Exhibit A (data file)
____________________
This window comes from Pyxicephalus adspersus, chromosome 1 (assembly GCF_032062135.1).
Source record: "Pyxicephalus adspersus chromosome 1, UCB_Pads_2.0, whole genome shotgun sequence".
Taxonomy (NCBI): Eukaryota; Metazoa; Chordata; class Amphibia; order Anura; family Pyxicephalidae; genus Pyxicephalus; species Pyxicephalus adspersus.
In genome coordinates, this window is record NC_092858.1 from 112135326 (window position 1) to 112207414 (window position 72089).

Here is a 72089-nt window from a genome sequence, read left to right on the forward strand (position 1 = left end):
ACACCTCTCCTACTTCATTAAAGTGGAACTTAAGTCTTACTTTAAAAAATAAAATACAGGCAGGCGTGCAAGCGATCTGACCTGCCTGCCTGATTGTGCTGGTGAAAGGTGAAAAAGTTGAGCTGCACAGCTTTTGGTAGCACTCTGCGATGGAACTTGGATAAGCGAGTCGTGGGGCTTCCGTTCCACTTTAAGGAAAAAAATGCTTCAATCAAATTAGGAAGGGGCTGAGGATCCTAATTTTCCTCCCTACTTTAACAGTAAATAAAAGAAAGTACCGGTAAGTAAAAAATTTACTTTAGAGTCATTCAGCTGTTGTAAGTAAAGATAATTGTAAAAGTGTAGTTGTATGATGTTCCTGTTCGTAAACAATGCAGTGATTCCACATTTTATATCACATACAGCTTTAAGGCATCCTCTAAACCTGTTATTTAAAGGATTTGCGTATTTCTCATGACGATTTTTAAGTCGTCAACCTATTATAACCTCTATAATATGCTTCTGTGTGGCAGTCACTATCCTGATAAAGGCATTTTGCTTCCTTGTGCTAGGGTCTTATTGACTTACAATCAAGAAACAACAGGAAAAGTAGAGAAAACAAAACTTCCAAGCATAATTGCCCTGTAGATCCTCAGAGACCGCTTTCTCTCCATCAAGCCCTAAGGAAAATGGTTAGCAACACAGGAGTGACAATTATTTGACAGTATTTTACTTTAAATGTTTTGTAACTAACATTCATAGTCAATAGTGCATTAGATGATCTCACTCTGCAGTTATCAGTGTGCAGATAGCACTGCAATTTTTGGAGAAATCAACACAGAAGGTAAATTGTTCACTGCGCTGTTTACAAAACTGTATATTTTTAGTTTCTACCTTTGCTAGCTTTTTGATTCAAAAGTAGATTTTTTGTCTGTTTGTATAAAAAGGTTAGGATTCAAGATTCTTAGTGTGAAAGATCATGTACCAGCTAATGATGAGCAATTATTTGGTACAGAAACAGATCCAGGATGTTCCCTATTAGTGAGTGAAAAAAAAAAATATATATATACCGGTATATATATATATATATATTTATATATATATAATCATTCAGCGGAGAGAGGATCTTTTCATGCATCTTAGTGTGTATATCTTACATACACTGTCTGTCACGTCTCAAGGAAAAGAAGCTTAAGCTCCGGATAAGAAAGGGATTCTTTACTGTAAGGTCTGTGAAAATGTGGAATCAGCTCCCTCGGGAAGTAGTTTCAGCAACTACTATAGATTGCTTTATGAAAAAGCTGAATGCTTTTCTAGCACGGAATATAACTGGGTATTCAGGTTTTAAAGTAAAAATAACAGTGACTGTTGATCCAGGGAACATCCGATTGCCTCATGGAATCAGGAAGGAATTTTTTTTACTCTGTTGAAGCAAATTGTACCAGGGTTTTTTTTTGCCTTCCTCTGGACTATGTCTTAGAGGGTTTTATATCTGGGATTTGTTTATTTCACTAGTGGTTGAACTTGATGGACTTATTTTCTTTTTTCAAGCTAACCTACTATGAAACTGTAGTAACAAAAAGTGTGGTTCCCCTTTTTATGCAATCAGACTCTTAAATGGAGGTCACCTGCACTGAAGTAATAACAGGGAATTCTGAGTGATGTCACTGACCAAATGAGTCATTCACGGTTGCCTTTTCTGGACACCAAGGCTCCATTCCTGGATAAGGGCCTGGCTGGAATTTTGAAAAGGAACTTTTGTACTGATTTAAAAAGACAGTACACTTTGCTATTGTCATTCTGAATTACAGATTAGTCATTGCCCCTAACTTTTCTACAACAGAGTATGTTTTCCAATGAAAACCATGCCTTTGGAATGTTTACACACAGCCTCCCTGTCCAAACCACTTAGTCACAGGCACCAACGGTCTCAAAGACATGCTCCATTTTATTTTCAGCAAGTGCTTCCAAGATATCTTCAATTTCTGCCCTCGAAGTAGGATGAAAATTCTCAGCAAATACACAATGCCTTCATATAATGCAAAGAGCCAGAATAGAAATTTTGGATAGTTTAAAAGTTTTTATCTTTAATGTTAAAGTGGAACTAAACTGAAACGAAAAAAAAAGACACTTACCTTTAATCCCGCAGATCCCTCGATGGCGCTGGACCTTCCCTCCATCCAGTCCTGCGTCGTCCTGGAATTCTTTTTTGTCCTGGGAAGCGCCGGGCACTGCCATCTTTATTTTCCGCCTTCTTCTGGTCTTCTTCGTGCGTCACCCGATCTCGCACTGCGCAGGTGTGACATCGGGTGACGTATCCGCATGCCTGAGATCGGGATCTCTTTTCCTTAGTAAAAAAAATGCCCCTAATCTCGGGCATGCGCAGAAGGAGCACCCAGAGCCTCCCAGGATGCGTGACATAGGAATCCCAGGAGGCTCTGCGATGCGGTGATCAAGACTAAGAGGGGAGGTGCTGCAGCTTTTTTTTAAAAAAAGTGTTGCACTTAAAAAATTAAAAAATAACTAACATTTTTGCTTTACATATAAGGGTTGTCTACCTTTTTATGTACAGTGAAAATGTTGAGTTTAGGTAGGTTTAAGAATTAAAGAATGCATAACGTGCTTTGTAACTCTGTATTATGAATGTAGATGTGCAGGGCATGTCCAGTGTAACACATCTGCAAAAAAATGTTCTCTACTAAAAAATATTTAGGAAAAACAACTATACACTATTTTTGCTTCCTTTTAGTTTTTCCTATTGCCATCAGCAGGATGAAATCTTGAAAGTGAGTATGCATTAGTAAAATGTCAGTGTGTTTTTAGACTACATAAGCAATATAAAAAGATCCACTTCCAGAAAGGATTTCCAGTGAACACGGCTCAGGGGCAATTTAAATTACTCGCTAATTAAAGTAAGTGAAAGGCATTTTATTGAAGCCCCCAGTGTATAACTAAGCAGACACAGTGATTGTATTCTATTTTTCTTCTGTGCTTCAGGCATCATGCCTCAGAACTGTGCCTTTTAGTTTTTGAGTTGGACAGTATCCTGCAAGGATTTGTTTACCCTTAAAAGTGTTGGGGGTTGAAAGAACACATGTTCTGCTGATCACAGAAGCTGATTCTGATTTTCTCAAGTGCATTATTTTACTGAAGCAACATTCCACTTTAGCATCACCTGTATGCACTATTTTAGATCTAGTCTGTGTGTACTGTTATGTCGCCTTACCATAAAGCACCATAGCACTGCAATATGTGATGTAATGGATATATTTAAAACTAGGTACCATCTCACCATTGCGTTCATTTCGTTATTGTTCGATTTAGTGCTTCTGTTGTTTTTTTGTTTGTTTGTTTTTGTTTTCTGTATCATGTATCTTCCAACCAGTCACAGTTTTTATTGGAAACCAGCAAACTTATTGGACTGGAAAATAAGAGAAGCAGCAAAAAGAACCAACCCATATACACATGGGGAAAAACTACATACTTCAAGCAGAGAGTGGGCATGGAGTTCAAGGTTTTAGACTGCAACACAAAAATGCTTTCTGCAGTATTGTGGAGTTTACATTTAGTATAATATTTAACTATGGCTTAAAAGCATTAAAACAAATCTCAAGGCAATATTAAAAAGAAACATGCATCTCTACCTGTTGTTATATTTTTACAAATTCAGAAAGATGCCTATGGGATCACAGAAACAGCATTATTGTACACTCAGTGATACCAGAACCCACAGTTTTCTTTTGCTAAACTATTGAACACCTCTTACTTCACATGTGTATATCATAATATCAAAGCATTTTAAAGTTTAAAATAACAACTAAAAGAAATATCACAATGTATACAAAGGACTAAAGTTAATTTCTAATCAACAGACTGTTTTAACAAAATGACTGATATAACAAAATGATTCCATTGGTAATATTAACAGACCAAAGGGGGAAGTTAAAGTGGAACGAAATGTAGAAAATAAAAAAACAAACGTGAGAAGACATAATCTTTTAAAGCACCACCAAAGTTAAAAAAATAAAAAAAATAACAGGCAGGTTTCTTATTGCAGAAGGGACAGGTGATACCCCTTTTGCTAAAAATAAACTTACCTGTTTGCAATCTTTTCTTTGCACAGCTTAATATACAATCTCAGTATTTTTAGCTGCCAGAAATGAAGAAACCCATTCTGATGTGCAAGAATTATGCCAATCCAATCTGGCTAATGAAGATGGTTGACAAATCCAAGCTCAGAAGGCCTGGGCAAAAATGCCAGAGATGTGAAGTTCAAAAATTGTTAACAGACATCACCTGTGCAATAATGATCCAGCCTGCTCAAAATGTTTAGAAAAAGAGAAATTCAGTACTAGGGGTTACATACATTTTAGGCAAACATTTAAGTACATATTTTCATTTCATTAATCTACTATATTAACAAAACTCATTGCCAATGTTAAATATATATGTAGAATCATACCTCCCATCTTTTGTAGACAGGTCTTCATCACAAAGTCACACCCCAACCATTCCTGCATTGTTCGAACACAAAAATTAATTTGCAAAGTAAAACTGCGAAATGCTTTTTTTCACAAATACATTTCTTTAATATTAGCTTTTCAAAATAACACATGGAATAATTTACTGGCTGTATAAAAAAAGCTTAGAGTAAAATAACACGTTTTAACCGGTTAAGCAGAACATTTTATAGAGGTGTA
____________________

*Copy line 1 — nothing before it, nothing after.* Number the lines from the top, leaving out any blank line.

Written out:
This window comes from Pyxicephalus adspersus, chromosome 1 (assembly GCF_032062135.1).